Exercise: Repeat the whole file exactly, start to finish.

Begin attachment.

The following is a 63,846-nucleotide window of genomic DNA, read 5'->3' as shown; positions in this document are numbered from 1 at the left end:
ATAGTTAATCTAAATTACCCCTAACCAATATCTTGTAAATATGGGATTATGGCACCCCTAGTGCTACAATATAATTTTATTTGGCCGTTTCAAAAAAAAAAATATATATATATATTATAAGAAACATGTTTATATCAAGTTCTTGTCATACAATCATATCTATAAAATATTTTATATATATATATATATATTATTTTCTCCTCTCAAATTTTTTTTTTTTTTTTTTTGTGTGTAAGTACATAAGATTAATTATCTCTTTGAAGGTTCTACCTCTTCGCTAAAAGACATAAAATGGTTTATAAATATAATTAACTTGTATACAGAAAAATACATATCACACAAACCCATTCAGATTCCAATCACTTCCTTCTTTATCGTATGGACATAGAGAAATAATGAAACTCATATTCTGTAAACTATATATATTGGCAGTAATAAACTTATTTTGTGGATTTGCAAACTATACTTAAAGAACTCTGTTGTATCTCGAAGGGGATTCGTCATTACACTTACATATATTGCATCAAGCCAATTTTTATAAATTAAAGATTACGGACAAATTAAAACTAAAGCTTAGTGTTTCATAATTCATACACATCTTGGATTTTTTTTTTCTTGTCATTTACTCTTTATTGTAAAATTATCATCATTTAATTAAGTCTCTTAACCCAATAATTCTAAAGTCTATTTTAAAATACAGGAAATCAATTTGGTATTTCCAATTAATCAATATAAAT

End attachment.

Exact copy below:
The following is a 63,846-nucleotide window of genomic DNA, read 5'->3' as shown; positions in this document are numbered from 1 at the left end:
ATAGTTAATCTAAATTACCCCTAACCAATATCTTGTAAATATGGGATTATGGCACCCCTAGTGCTACAATATAATTTTATTTGGCCGTTTCAAAAAAAAAAATATATATATATATTATAAGAAACATGTTTATATCAAGTTCTTGTCATACAATCATATCTATAAAATATTTTATATATATATATATATATTATTTTCTCCTCTCAAATTTTTTTTTTTTTTTTTTTGTGTGTAAGTACATAAGATTAATTATCTCTTTGAAGGTTCTACCTCTTCGCTAAAAGACATAAAATGGTTTATAAATATAATTAACTTGTATACAGAAAAATACATATCACACAAACCCATTCAGATTCCAATCACTTCCTTCTTTATCGTATGGACATAGAGAAATAATGAAACTCATATTCTGTAAACTATATATATTGGCAGTAATAAACTTATTTTGTGGATTTGCAAACTATACTTAAAGAACTCTGTTGTATCTCGAAGGGGATTCGTCATTACACTTACATATATTGCATCAAGCCAATTTTTATAAATTAAAGATTACGGACAAATTAAAACTAAAGCTTAGTGTTTCATAATTCATACACATCTTGGATTTTTTTTTTCTTGTCATTTACTCTTTATTGTAAAATTATCATCATTTAATTAAGTCTCTTAACCCAATAATTCTAAAGTCTATTTTAAAATACAGGAAATCAATTTGGTATTTCCAATTAATCAATATAAAT